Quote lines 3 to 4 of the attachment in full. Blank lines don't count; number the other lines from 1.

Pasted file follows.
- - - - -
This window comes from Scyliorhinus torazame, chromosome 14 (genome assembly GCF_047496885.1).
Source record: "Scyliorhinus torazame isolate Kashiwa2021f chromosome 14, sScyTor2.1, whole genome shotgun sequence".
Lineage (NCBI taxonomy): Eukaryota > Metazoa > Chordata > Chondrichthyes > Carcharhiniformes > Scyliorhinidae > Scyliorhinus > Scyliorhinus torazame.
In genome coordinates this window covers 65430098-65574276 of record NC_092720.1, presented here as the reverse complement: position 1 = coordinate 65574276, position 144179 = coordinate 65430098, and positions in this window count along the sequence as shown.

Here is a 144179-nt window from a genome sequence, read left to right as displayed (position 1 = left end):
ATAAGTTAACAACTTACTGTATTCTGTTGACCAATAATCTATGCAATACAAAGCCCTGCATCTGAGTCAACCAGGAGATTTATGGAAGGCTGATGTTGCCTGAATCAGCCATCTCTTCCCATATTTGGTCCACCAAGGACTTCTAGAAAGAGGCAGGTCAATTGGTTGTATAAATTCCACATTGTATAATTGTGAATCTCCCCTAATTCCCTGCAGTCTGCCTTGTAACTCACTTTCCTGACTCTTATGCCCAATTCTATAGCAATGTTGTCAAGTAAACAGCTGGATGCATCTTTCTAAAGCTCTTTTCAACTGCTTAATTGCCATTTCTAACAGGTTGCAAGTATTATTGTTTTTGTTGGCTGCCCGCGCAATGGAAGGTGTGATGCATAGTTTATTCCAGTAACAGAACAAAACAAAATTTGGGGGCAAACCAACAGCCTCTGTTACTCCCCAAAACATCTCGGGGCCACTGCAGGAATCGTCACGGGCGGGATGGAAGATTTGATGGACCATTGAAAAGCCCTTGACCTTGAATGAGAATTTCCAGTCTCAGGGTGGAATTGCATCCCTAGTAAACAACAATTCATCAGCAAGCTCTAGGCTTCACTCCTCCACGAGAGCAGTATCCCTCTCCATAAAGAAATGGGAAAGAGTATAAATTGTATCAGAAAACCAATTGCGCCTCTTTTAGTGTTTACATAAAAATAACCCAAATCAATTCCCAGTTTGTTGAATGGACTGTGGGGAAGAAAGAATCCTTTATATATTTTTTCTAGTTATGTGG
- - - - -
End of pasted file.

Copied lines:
Lineage (NCBI taxonomy): Eukaryota > Metazoa > Chordata > Chondrichthyes > Carcharhiniformes > Scyliorhinidae > Scyliorhinus > Scyliorhinus torazame.
In genome coordinates this window covers 65430098-65574276 of record NC_092720.1, presented here as the reverse complement: position 1 = coordinate 65574276, position 144179 = coordinate 65430098, and positions in this window count along the sequence as shown.